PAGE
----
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. Last Updated: 07/27/2016

Father Gets Kursk Sailor's Last Note

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The father of Dmitry Kolesnikov said Wednesday he has seen the note that was found on his son’s body in the sunken Kursk submarine and it contains no further clues about how long he and 22 other sailors stayed alive after the accident.

"The last figure that the note contains is 12 Aug. 15:45, but what was written in the darkness later contains no times or dates," Roman Kolesnikov said by telephone from St. Petersburg.

He said the navy did not create any obstacles for him or his family to obtain a copy of the note from the government commission investigating the Kursk accident.

"I have seen it [the original]! I have held it in my hands! I made a copy of it for myself," said Kolesnikov, a navy officer who once served in the submarine fleet and now teaches at the Kuznetsov Naval Academy.

But only Tuesday, Dmitry’s wife and mother had complained that they had not been allowed to see the note, recovered Oct. 26.

"My daughter-in-law, Olga, was literally catching the authorities by the sleeve to figure out something about the letter," Irina Kolesnikova said in St. Petersburg.

http://www.themoscowtimes.com/indexes/89.html Click here to read our Special Report on The Kursk Tragedy.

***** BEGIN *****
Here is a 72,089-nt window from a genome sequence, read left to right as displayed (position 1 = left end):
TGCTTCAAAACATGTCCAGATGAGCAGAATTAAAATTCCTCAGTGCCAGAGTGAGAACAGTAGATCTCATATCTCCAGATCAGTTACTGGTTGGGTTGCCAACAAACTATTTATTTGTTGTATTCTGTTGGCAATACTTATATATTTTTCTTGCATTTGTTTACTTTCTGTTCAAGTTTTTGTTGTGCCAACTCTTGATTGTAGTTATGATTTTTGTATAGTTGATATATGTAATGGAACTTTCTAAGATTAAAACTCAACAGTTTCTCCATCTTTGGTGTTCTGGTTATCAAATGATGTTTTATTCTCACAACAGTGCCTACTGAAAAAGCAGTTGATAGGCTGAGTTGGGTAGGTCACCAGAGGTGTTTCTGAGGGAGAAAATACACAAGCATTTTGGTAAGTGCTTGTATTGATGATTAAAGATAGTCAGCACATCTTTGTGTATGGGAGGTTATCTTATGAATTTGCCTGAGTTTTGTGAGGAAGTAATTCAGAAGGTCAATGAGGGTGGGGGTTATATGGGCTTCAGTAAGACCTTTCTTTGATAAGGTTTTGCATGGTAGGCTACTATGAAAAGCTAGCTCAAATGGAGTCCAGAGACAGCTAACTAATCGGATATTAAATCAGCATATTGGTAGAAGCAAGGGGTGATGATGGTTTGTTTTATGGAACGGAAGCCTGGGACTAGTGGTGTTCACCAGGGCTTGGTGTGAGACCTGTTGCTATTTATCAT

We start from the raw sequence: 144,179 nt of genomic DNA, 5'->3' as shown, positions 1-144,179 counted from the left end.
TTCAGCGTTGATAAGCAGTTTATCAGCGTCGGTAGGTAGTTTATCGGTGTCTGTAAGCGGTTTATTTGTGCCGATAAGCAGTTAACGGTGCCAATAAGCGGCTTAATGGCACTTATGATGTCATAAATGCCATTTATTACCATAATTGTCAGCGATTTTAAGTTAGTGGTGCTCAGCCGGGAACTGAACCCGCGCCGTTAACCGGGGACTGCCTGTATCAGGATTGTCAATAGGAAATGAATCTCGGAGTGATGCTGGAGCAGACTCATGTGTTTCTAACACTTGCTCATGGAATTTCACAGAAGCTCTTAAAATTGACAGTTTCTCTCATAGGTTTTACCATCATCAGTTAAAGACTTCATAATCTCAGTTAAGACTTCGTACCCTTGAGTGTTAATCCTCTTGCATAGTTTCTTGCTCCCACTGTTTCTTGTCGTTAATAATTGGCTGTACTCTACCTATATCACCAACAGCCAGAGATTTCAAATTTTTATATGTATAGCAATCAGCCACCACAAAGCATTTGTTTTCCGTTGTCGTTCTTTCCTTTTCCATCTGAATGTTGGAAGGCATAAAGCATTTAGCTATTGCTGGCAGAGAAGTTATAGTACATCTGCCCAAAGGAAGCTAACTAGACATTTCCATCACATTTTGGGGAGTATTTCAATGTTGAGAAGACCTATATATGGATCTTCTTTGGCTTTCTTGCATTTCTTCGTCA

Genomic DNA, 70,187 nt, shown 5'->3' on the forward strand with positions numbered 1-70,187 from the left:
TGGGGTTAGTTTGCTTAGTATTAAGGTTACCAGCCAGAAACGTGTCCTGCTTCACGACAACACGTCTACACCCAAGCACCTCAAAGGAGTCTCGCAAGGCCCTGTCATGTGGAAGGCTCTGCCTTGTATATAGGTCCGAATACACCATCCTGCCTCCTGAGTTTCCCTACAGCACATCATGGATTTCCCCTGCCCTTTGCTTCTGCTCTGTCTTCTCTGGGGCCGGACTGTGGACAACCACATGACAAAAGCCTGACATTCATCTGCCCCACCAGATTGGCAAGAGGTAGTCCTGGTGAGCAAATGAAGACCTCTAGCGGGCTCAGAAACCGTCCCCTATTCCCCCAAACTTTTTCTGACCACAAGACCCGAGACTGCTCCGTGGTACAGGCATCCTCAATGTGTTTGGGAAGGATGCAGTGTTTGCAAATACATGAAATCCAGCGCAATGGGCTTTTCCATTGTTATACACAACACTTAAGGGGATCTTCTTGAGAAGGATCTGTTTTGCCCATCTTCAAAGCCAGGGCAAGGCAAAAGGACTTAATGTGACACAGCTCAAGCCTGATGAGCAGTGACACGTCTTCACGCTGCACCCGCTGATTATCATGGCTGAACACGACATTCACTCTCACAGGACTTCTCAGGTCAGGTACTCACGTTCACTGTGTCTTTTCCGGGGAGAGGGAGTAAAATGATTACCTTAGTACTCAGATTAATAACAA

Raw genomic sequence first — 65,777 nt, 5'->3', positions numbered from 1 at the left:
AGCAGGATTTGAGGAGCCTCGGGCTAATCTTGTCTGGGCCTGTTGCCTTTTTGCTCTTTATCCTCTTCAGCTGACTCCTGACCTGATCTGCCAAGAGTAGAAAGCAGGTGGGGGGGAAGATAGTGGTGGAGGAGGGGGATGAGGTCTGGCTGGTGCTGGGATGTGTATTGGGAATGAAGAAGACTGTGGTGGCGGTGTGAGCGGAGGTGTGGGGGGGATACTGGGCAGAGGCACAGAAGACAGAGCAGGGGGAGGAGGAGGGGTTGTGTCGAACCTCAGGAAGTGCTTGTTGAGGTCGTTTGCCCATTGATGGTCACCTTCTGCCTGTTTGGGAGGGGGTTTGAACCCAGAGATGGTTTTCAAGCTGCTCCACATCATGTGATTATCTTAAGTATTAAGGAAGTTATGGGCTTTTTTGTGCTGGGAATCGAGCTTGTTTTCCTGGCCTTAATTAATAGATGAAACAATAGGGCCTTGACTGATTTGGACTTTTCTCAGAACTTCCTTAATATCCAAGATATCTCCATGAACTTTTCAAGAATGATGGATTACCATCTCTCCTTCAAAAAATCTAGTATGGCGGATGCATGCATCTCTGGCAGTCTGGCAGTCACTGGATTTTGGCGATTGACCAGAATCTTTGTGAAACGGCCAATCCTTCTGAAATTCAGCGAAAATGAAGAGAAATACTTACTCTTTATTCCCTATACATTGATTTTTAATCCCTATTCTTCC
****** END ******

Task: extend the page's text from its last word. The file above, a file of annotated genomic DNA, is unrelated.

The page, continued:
"They said that for now the letter is being used in the investigation and they will give it to us later. Meanwhile, I think he did a big thing in writing that note. … And we have a right to that note," she said.

Olga Kolesnikova said she had been told only generally about the private part of her husband’s letter. "It said that he loved me and asked me not to suffer too much," she said. "He was also sending regards to his parents."



However, she confirmed that her father-in-law had been allowed to see the letter.

Roman Kolesnikov declined to read his son’s note over the telephone, saying the family has decided to make it public at the funeral on Thursday.

Dmitry Kolesnikov’s remains were flown to St. Petersburg on Tuesday. His father said the death certificate gives the cause of death as "poisoning with carbon monoxide fumes."

When it became clear that none of the 118 crew members remained alive, the navy had said it was likely they had died either in the initial explosion or shortly afterward of drowning.

But television reports on the day Norwegian divers first opened the hatch showed a long stream of air bubbling out of the submarine.

Dmitry Kolesnikov’s note said that 23 sailors who survived the initial explosions had moved to the ninth compartment and a few had attempted to use an escape hatch there.

On Wednesday, divers worked on the third compartment, the location of a rescue vehicle that was designed to carry seamen to the surface in case of emergency, naval officials said.

Only four of the 12 bodies recovered from the Kursk have been identified. Besides Kolesnikov, they are Lieutenant Alexander Brazhkin, Warrant Officer Viktor Kuznetsov and Warrant Officer Mikhail Bochkov, Interfax reported, citing their relatives.

Irina Titova contributed to this report from St. Petersburg.